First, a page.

Mortgage lending rules in Australia are unlikely to change in the near term despite rapidly rising home values, according to a recent CoreLogic analysis.
According to the research firm’s latest Property Pulse report, recent data from the Australian Prudential Regulation Authority (APRA) suggested that, while the proportion of loan originations that could be “higher risk” showed a slight increase through the December quarter, the regulator saw no evidence of a “material relaxation in lending standards.”
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“Indicators of lending standards are being watched carefully,” said Eliza Owen, head of research, Australia, at CoreLogic. “Borrowing for the purchase of residential property hit a record $28 .8 billion in January 2021, up 34.8% from the decade average. This has also contributed to housing values reaching a new record high. So far, however, the December 2020 quarter has not shown any major deterioration in lending standards, suggesting there is no need for interventions in the form of tighter credit policies.”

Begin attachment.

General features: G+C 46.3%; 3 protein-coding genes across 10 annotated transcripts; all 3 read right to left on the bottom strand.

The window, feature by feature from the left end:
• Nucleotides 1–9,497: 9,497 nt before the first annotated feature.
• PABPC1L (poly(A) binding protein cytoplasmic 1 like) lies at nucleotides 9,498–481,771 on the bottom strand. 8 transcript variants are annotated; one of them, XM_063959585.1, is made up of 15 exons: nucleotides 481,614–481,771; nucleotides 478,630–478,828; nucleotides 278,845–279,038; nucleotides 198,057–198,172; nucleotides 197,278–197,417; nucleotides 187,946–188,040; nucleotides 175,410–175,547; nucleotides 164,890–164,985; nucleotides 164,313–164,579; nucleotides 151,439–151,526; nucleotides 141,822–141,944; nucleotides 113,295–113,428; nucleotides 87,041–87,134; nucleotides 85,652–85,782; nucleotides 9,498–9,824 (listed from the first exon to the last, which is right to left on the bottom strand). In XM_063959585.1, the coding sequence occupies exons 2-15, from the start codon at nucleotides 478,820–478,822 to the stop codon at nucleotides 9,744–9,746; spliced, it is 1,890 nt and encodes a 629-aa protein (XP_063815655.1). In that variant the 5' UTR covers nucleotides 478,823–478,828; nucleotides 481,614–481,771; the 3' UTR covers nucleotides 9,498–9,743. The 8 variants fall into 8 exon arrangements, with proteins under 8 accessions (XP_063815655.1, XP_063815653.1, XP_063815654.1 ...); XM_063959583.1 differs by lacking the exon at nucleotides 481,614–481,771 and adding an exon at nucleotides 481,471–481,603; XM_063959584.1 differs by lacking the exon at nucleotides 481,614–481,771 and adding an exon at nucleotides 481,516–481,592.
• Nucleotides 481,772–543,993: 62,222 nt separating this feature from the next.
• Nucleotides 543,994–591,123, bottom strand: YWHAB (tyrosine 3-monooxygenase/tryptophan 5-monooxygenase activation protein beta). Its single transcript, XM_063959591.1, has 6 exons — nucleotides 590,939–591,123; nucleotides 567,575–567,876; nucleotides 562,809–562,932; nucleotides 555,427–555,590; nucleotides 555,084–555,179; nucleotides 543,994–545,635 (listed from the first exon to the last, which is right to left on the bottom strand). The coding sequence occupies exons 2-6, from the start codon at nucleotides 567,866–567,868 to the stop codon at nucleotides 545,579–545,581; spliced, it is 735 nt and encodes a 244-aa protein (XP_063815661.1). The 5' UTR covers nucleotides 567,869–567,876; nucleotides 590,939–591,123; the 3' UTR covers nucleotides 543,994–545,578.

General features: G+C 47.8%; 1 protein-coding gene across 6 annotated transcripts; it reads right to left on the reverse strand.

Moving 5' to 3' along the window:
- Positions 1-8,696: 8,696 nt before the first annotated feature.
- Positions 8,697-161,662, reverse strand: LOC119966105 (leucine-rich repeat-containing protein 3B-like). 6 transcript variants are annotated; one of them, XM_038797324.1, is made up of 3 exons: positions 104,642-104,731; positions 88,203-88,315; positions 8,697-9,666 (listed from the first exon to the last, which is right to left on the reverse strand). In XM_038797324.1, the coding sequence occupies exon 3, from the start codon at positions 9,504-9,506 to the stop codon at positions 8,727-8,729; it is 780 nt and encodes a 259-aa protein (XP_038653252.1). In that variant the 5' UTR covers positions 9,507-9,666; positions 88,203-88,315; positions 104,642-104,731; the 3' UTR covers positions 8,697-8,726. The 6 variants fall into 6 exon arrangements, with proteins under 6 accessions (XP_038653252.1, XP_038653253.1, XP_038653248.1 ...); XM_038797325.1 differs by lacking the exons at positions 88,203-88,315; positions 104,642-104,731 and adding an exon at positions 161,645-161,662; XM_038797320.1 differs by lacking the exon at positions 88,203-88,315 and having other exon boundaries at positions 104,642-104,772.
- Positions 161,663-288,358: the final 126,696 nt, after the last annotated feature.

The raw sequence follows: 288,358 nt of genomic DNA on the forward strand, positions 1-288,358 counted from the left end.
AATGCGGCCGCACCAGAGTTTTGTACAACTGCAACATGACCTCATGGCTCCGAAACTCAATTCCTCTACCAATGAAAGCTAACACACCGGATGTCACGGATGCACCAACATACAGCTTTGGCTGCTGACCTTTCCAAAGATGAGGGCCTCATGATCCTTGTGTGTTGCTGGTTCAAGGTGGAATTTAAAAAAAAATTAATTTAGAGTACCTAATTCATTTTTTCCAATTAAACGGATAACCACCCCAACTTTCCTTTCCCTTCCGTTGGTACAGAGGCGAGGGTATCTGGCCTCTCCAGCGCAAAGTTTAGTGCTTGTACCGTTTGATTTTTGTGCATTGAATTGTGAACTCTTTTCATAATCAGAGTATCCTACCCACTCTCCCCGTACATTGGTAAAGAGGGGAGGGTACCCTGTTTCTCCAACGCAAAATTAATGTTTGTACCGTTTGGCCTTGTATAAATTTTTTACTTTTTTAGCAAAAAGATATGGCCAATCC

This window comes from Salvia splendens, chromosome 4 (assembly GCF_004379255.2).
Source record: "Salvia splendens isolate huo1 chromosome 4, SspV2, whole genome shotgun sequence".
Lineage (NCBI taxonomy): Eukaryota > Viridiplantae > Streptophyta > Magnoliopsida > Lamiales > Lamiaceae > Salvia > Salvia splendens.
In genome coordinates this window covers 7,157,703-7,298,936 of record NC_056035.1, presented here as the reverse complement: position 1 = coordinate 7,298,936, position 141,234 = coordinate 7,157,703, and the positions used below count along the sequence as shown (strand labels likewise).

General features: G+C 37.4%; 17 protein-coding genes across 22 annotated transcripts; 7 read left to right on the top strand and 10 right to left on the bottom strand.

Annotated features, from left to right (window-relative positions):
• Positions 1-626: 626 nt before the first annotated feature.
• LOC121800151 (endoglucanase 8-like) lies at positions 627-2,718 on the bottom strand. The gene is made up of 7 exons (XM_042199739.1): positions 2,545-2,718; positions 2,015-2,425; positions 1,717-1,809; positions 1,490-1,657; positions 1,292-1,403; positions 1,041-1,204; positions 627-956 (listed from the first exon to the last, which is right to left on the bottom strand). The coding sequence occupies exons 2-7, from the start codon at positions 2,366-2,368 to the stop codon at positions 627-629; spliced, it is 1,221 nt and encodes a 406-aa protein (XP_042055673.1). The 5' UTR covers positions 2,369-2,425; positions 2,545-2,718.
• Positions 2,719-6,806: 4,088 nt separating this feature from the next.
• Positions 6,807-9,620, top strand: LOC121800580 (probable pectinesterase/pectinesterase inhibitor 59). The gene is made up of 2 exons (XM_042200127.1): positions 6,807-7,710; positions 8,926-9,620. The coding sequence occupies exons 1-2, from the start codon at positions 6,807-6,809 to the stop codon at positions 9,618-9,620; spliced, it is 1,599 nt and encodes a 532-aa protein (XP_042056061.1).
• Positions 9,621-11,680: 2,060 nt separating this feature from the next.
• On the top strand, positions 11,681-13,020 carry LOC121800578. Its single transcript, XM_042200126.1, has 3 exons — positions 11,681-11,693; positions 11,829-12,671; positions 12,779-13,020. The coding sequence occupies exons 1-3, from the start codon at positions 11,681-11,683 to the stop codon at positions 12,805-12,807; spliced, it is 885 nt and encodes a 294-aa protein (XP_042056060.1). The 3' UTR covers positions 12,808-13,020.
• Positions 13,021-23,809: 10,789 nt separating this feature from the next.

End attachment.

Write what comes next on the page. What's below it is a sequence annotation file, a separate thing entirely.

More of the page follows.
Owen warned, however, that if the trend towards “riskier” styles of lending continues, or indeed accelerates, it “becomes more likely we will see regulatory intervention aimed at curbing financial stability risks related to the housing sector.”
CoreLogic’s assessment echoed recent statements from Philip Lowe, governor of the Reserve Bank of Australia, who committed to a strategy of maintaining a low cash rate despite rising prices in the property market.
“As part of this focus, we are continuing to pay close attention to lending standards, especially given the combination of low interest rates and rising housing prices,” Lowe said at a business forum last week. “Looser standards would increase medium-term risks and add to the upward pressure on prices, so would be of concern… we are not at this point, but we are watching carefully.”